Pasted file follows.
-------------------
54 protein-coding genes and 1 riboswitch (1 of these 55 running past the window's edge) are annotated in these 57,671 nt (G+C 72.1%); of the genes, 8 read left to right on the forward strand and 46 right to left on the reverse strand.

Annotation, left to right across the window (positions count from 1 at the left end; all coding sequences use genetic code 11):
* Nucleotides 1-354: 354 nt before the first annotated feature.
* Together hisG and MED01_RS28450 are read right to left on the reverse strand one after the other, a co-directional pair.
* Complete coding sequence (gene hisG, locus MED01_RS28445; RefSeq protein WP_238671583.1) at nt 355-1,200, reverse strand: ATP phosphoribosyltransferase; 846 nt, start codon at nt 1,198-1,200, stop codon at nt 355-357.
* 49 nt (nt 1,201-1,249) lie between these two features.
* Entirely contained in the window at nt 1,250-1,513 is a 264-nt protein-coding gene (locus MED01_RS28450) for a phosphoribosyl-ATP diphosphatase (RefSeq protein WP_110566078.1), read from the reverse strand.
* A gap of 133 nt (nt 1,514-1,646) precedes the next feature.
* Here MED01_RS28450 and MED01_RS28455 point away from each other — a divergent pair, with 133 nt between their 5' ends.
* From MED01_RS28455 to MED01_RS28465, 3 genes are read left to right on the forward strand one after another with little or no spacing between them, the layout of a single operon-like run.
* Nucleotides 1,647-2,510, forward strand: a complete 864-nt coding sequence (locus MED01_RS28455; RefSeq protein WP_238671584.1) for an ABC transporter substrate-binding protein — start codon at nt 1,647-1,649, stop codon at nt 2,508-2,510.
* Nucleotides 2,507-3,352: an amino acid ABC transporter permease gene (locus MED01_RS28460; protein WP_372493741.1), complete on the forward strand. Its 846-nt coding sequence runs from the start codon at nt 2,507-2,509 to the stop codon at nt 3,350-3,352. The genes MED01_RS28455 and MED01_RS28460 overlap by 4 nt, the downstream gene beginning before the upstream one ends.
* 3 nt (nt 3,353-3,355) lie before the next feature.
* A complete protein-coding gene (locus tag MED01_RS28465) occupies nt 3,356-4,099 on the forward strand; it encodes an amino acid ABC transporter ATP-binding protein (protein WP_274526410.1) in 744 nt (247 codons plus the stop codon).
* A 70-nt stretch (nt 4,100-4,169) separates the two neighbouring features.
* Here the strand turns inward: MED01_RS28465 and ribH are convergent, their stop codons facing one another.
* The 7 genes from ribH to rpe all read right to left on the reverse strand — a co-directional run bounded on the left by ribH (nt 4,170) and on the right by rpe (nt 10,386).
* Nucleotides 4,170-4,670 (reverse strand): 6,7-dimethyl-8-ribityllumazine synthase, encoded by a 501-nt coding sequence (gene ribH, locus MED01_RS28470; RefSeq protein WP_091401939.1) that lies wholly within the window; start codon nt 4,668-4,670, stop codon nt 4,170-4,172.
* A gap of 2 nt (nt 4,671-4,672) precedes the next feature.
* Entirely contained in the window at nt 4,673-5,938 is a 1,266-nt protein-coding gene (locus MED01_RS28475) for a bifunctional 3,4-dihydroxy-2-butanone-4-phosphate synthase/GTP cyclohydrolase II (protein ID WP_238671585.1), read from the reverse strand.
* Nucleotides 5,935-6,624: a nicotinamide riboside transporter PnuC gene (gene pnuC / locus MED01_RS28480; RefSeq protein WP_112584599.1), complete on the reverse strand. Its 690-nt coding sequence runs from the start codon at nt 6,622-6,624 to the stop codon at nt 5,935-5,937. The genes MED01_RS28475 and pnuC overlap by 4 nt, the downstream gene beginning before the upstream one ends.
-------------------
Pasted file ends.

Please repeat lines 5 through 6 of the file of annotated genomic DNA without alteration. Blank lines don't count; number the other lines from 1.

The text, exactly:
* Complete coding sequence (gene hisG, locus MED01_RS28445; RefSeq protein WP_238671583.1) at nt 355-1,200, reverse strand: ATP phosphoribosyltransferase; 846 nt, start codon at nt 1,198-1,200, stop codon at nt 355-357.
* 49 nt (nt 1,201-1,249) lie between these two features.